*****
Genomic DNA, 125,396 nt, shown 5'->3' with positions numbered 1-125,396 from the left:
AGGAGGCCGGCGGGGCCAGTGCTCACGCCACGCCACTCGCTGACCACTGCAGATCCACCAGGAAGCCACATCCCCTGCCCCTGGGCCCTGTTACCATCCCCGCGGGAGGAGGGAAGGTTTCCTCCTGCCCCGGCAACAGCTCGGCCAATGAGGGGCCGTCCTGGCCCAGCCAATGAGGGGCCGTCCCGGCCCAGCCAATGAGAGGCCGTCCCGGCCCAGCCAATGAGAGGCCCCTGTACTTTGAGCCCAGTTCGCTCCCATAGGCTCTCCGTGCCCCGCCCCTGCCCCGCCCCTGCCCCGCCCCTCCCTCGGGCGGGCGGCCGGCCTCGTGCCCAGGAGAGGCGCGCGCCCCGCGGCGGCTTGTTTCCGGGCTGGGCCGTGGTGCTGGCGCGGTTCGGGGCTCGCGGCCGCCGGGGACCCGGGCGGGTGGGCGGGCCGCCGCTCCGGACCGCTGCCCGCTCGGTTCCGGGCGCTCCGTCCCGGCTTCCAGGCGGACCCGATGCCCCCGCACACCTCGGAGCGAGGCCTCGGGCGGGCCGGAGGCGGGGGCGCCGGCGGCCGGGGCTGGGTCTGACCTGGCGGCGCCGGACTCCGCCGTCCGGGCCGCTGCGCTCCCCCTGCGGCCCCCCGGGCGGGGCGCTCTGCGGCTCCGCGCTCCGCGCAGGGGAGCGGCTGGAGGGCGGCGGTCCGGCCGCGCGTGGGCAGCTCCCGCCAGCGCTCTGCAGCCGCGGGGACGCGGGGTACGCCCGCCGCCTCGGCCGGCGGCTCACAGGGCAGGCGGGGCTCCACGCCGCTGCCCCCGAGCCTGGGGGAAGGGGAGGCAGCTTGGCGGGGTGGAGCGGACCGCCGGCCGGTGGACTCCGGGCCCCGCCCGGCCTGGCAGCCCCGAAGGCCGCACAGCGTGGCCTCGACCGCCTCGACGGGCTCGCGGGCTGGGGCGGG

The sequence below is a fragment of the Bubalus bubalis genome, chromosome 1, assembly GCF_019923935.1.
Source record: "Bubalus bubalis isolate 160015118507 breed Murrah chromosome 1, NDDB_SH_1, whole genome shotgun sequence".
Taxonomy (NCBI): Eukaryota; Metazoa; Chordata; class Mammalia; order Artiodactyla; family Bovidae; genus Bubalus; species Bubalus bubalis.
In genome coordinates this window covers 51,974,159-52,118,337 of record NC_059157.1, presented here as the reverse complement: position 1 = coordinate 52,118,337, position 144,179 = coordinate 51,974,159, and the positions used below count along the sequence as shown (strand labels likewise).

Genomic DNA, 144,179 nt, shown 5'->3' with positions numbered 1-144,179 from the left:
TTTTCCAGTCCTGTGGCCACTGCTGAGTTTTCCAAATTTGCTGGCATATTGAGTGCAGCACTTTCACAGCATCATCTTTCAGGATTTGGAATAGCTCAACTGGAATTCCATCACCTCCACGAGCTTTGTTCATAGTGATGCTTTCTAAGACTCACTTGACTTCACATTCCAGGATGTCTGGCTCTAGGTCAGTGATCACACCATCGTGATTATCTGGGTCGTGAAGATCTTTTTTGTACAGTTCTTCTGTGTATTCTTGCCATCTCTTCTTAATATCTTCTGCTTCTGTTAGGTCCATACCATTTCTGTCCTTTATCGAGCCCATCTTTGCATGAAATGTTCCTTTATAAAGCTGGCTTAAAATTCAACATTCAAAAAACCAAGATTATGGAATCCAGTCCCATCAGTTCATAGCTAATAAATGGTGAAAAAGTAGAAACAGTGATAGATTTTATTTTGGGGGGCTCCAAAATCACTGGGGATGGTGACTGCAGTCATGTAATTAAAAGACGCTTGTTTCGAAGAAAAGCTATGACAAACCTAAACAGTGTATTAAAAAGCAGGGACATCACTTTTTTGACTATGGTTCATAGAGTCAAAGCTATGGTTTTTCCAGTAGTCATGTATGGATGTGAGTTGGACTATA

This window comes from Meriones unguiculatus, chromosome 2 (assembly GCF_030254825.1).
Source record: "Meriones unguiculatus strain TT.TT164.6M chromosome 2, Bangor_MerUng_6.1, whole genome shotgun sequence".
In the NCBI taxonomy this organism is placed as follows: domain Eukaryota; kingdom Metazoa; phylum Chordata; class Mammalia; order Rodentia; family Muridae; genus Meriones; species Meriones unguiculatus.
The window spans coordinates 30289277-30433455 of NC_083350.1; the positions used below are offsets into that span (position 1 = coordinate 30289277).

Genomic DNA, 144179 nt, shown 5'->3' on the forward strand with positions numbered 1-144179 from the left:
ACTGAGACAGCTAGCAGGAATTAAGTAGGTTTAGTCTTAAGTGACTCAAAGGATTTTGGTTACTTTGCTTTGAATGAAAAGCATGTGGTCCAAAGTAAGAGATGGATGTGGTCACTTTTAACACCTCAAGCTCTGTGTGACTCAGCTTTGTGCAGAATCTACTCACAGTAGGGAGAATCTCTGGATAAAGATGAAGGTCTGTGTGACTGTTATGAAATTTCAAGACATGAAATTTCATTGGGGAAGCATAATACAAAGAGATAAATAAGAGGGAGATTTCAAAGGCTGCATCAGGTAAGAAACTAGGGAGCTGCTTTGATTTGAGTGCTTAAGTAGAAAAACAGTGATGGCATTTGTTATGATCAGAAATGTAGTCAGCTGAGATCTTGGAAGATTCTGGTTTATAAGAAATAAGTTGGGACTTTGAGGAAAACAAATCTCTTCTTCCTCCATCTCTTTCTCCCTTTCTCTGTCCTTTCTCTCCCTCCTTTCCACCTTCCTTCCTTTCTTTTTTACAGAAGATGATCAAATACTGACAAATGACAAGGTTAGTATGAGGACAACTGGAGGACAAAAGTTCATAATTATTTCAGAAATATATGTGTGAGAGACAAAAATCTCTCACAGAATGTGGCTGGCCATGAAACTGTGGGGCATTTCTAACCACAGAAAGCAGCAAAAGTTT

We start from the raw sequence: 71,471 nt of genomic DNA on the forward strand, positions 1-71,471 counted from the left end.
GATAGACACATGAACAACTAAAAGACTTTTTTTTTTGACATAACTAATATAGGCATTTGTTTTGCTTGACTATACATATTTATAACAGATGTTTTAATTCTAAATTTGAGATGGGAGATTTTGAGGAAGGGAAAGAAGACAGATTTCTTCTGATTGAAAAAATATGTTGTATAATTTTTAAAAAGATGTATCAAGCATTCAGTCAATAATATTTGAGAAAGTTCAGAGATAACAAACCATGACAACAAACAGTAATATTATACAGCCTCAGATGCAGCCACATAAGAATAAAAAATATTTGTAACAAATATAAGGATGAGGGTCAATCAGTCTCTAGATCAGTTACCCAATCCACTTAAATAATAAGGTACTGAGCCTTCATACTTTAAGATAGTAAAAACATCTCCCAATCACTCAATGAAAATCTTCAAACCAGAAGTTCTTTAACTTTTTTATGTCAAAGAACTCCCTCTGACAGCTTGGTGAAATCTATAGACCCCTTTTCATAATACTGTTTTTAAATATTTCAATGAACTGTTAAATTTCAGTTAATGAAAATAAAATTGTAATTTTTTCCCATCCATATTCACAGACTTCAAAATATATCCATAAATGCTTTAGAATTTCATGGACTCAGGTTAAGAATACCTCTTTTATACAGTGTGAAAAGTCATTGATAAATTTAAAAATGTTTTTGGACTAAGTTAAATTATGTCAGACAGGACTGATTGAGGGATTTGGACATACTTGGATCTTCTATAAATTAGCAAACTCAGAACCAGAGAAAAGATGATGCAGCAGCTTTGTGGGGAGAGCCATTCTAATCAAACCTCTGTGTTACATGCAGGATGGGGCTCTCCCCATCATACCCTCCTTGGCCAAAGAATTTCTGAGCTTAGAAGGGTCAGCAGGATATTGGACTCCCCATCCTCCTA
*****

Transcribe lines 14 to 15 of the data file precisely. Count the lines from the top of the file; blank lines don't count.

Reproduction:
ACTGAGACAGCTAGCAGGAATTAAGTAGGTTTAGTCTTAAGTGACTCAAAGGATTTTGGTTACTTTGCTTTGAATGAAAAGCATGTGGTCCAAAGTAAGAGATGGATGTGGTCACTTTTAACACCTCAAGCTCTGTGTGACTCAGCTTTGTGCAGAATCTACTCACAGTAGGGAGAATCTCTGGATAAAGATGAAGGTCTGTGTGACTGTTATGAAATTTCAAGACATGAAATTTCATTGGGGAAGCATAATACAAAGAGATAAATAAGAGGGAGATTTCAAAGGCTGCATCAGGTAAGAAACTAGGGAGCTGCTTTGATTTGAGTGCTTAAGTAGAAAAACAGTGATGGCATTTGTTATGATCAGAAATGTAGTCAGCTGAGATCTTGGAAGATTCTGGTTTATAAGAAATAAGTTGGGACTTTGAGGAAAACAAATCTCTTCTTCCTCCATCTCTTTCTCCCTTTCTCTGTCCTTTCTCTCCCTCCTTTCCACCTTCCTTCCTTTCTTTTTTACAGAAGATGATCAAATACTGACAAATGACAAGGTTAGTATGAGGACAACTGGAGGACAAAAGTTCATAATTATTTCAGAAATATATGTGTGAGAGACAAAAATCTCTCACAGAATGTGGCTGGCCATGAAACTGTGGGGCATTTCTAACCACAGAAAGCAGCAAAAGTTT

We start from the raw sequence: 71,471 nt of genomic DNA on the forward strand, positions 1-71,471 counted from the left end.